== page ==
I dislike big food. It’s a turnoff to me. I have no desire to be supersized or doubled-down, and I refuse to let my kids partake of food that’s defined more by volume than flavor. You won’t find any of us chowing down on a bucket of popcorn at the movie theater or slurping a Big Gulp or a venti or trenta or quaranta or however many ounces we’ve worked our way up to these days.
Yet, somehow, I managed to fall in love with a giant raviolo.
In my defense, I was in Italy, where it’s possible to fall in love with anything from a lone umbrella pine perched on a hillside to the 95-year-old toothless contadina who sells perfect baby zucchini with the blossoms still attached. At the time, I happened to be in a place of rugged, unspoiled beauty: an organic caseficio (cheese farm) in Abruzzo.
The cheese maker, a large man named Gregorio Rotolo, who’s as renowned for his distinctive sheep’s milk cheeses as he is for the black woolen beanie he perpetually sports, gave my husband, my kids, and me a tour of the place and a taste of his warm ricotta, made just that morning and still draining in baskets. For a minute I thought maybe the Rapture really had come and I’d been called up. But then I opened my eyes and spied tables in the room adjacent to the cheese shop. Turns out the farm also runs a family-style restaurant. My husband and I looked at each other. We weren’t going anywhere for at least a couple of hours. The kids rolled their eyes in resignation.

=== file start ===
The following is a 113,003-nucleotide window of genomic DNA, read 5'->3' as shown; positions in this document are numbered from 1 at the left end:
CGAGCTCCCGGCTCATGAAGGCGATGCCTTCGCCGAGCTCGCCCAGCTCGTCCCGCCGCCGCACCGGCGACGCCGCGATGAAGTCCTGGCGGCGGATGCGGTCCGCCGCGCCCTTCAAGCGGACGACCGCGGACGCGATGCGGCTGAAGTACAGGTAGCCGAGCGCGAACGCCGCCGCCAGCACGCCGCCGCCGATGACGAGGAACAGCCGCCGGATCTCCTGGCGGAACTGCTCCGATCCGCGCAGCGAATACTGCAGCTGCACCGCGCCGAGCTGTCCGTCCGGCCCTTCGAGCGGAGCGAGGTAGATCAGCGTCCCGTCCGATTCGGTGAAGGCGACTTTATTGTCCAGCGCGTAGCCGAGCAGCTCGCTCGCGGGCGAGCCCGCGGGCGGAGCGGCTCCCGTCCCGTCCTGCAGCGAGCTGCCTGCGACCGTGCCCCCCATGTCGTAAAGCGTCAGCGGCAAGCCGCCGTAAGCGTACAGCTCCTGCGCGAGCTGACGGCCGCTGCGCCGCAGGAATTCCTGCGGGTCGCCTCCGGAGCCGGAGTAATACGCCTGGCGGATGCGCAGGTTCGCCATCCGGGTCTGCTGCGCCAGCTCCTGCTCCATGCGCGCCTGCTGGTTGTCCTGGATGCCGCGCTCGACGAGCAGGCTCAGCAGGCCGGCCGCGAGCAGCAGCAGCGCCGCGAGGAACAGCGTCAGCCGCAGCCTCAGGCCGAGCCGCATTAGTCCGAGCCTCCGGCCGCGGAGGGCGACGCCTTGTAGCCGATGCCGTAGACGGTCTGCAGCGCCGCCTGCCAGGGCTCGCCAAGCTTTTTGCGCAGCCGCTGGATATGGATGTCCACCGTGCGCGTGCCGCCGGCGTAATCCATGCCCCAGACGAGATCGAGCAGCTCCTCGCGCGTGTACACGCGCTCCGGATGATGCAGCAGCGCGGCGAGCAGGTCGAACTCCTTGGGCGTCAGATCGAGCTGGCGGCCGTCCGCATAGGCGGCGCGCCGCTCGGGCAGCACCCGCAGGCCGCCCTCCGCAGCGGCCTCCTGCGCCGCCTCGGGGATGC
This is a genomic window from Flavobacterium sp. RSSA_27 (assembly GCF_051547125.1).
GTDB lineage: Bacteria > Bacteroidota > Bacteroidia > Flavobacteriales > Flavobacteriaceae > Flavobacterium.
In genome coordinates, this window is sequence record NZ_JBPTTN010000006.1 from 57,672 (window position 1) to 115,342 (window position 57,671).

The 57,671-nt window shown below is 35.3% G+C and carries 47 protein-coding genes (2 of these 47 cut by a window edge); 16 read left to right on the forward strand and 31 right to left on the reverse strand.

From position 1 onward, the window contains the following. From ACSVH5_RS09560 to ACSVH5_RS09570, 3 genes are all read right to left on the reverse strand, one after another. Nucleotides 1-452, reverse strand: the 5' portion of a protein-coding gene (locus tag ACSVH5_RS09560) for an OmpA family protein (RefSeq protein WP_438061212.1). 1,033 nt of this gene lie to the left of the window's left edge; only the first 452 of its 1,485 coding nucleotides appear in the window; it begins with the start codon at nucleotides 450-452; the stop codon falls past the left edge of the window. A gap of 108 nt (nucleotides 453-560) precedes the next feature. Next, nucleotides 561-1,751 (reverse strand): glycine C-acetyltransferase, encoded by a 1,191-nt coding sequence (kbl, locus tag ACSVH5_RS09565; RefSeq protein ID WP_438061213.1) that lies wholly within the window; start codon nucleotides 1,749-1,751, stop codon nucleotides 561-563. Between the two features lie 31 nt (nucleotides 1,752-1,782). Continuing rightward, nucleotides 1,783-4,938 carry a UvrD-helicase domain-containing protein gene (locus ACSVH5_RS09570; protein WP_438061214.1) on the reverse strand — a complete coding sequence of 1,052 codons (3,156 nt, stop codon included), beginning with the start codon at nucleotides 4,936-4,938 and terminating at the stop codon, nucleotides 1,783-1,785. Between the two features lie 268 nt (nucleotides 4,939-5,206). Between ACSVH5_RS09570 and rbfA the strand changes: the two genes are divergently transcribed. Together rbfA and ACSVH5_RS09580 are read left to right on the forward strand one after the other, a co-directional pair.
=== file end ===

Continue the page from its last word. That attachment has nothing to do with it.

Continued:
Listed casually on the menu was Raviolone. Big raviolo. Big deal. More like big gimmick, I thought. We almost didn’t order it, but my curiosity kicked in. I was, after all, writing a book on the pastas of Italy. I was expecting a plate of oversized half-moons, each maybe the size of an espresso saucer. But what arrived on a platter put my imagination to shame. It was, indeed, one raviolo, as written on the menu. A single raviolo that was nearly a foot long. As big as a bistecca or a pounded veal cutlet. It was shaped like a perfect half-moon, with a fluted border, and dressed simply, with just a little tomato sauce and a shower of cheese. It was filled with the farm’s same fresh ricotta we’d just swooned over.
The four of us marveled at it; then we divided and devoured it. The pasta was silky and tender and the ricotta filling fresh and sweet. It was outrageous and yet, at the same time, understated. It seemed, suddenly, the most natural thing to find on the menu at this restaurant tucked in these hills. Of course there existed such a wonderful form of ravioli. This was Italy.
I knew right then at the table that I’d try to re-create this marvel at home. But it wasn’t until I got back to my kitchen in Virginia that I actually considered the logistics. How in the world would I assemble such a large raviolo? How much filling would I need? How would I boil it? And once it was cooked, how would I get it out of the water in one piece?